14. ^ Dionysius' description in the Ecclesiastical Hierarchy corresponds well with what is known of Syriac worship from other sources, for example: (1) his account of baptism and the Eucharist is similar to the Homilies on Baptism and the Eucharist of Theodore of Mopsuetsia, which depict worship in the Church of West Syria at the beginning of the fifth century. See Louth, Dionysius the Areopagite (1987), p. 55; (2) Dionysius' account of the sacrament of oil in the Ecclesiastical Hierarchy is not found in most other patristic sources, except for those in the Syrian tradition. See Louth, Dionysius the Areopagite (1987), p. 64; (3) his understanding of monasticism. See Louth, Dionysius the Areopagite (1987), p. 70. Louth is certain that Dionysius/Denys was writing in Syria. See p.14 and passim.
  15. ^ Acts 17:34.
  16. ^ Luibheid, Pseudo-Dionysius, (1987), p. 22.
  17. ^ Hathaway, Hierarchy and the Definition of Order in the Letters of Pseudo-Dionysius, p. 13
  18. ^ Rorem, "John of Scythopolis on Apollinarian Christology," p. 482. John of Scythopolis was also proficient identifier of Apollinarian forgeries, giving his defense that much more credibility.
  19. ^ Jean-Yves Lacoste, Encyclopedia of Christian Theology, 3 vols., vol. 1, p. 439.
  20. ^ a b Franke 2007, p. 158.
  21. ^ Hathaway, Hierarchy and the Definition of Order in the Letters of Pseudo-Dionysius, p. 31
  22. ^ Sh. Nutsubidze. "Mystery of Pseudo-Dionys Areopagit (a monograph), Tbilisi, 1942; E. Honigmann, Pierre l'Iberian et les ecrits du Pseudo-Denys l'Areopagita. Bruxelles, 1952; Golitzin, Alexander. Et Introibo Ad Altare Dei: The Mystagogy of Dionysius Areopagita, with Special Reference to Its Predecessors in the Eastern Christian Tradition. (Thessalonika: Patriarchikon Idruma Paterikôn Meletôn, 1994), p. 419.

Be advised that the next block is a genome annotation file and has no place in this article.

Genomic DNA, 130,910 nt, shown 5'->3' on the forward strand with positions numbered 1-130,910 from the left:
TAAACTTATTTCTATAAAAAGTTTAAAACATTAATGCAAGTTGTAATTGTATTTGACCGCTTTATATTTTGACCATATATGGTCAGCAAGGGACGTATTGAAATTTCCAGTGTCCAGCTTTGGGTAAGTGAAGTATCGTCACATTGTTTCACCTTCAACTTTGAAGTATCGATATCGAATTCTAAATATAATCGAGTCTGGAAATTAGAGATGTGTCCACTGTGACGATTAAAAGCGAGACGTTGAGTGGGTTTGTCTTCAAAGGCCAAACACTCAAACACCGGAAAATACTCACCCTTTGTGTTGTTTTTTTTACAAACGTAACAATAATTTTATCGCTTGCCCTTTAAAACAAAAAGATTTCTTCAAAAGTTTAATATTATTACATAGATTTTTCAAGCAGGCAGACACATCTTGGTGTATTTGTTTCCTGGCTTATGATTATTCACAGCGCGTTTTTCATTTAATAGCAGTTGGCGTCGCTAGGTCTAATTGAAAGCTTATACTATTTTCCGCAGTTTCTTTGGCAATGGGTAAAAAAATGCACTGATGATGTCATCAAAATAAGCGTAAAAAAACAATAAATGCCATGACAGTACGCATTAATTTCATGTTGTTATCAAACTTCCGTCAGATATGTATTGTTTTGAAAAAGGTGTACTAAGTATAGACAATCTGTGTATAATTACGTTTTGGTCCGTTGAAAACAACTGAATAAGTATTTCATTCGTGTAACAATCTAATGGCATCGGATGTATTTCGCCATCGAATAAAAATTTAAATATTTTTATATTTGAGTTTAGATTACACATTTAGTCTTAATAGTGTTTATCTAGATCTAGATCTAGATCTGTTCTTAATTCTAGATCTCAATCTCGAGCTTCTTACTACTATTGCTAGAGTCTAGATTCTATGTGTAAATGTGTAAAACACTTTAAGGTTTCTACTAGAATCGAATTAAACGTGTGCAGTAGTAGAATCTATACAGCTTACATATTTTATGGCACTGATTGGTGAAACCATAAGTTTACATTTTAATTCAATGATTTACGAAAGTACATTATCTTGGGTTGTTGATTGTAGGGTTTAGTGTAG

23. ^ Carlo Maria Mazzucchi, Damascio, Autore del Corpus Dionysiacum, e il dialogo Περι Πολιτικης Επιστημης, Aevum: Rassegna di scienze storiche linguistiche e filologiche, ISSN 0001-9593, Anno 80, Nº 2, 2006, pp. 299-334. Mazzucchi's arguments have been dismissed by Emiliano Fiori in his review of the article, in Adamantius 14 (2009), pp. 670-673.
  24. ^ Pseudo-Dionysius in the Stanford Encyclopedia of Philosophy
  25. ^ "One might ask why it is necessary [in the Pseudo-Dionysian Corpus] to have an ordered hierarchy of angels at all in the Christian tradition, considering that the Bible has no concept of celestial hierarchy. ... That it was found necessary to invent a system of this nature [in the Pseudo-Dionysisn Corpus] after 500 years is tantamount to denying the efficacy of Christ as mediator altogether." Rosemarie A. Arthur. (2011) The Pseudo Dionysius as Polemicist: The Development and Purpose of the Angelic Hierarchy in Sixth Century Syria, pp. 63–64. London: Ashgate.
  26. ^ "The Dionysian Authorship of the "Corpus Areopagiticum" According to Fr. Dumitru Staniloae". Retrieved 2023-12-06.
  27. ^ Anthony Pavoni and Evangelos Nikitopoulos, The Life of Saint Dionysius the Areopogite. Scriptorium Press: Montreal, 2023, 14-180.
  28. ^ Ibid., 94-96.
  29. ^ Inge, William Ralph. Christian Mysticism, The Brampton Lectures, London: Methuen, 1899. p 102.